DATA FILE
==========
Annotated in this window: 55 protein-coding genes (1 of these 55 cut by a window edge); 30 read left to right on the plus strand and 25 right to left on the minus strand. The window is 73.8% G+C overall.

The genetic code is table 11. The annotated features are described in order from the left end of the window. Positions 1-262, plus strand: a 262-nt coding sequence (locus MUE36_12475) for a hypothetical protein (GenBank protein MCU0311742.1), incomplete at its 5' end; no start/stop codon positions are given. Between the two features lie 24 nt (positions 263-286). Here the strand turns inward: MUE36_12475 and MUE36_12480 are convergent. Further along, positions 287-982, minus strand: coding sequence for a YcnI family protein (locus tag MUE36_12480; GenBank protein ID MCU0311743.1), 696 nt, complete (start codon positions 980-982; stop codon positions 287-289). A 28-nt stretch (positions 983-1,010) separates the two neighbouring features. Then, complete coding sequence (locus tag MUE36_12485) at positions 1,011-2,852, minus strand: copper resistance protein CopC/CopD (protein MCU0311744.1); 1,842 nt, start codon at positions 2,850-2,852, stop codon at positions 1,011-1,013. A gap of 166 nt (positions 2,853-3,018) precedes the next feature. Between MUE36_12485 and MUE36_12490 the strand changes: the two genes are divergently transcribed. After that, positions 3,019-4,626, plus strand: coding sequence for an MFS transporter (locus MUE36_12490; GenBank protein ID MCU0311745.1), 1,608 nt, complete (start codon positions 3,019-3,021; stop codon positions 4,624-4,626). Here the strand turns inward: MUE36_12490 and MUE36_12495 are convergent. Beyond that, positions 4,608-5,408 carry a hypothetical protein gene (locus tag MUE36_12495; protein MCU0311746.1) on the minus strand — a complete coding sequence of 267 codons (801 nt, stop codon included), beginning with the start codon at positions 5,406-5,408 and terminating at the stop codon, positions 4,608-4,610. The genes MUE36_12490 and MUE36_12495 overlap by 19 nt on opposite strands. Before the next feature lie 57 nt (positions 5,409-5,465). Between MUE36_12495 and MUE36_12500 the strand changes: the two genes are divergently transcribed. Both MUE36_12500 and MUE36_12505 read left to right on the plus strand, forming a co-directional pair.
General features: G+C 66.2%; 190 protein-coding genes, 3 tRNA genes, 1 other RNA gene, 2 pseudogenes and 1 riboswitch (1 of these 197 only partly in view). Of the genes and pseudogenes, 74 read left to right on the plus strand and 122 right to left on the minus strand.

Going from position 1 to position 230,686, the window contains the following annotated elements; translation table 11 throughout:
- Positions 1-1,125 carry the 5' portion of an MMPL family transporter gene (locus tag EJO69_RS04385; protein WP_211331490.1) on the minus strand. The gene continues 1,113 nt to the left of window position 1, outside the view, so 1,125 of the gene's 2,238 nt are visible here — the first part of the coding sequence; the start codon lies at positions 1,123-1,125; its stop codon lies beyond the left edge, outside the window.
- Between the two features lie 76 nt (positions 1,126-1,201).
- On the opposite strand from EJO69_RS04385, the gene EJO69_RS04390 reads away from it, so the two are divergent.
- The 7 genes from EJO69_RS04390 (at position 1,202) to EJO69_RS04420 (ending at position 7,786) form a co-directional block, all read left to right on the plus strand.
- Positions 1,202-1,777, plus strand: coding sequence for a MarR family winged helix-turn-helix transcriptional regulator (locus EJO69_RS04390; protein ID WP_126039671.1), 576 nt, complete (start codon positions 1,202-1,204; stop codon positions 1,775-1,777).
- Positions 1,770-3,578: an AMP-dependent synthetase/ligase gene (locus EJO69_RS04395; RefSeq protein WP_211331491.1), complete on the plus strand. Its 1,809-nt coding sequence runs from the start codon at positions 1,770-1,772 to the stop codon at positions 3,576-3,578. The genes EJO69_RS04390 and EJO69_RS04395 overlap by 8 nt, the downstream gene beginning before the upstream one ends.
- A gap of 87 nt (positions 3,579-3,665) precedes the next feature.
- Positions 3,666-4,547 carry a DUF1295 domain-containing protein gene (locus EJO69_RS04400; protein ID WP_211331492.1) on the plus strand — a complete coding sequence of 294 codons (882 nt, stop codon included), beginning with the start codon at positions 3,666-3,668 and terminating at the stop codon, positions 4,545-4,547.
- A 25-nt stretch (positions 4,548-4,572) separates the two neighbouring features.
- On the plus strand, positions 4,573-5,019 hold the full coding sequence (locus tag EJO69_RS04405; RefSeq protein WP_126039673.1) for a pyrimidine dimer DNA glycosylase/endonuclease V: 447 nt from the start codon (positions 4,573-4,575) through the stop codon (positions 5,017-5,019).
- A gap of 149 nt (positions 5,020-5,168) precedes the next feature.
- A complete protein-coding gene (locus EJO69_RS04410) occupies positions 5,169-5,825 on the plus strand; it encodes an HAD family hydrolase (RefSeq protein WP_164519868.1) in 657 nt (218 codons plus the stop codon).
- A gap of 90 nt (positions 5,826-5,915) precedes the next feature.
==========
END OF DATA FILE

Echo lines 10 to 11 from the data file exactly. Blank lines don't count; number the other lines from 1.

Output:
- Positions 1,770-3,578: an AMP-dependent synthetase/ligase gene (locus EJO69_RS04395; RefSeq protein WP_211331491.1), complete on the plus strand. Its 1,809-nt coding sequence runs from the start codon at positions 1,770-1,772 to the stop codon at positions 3,576-3,578. The genes EJO69_RS04390 and EJO69_RS04395 overlap by 8 nt, the downstream gene beginning before the upstream one ends.
- A gap of 87 nt (positions 3,579-3,665) precedes the next feature.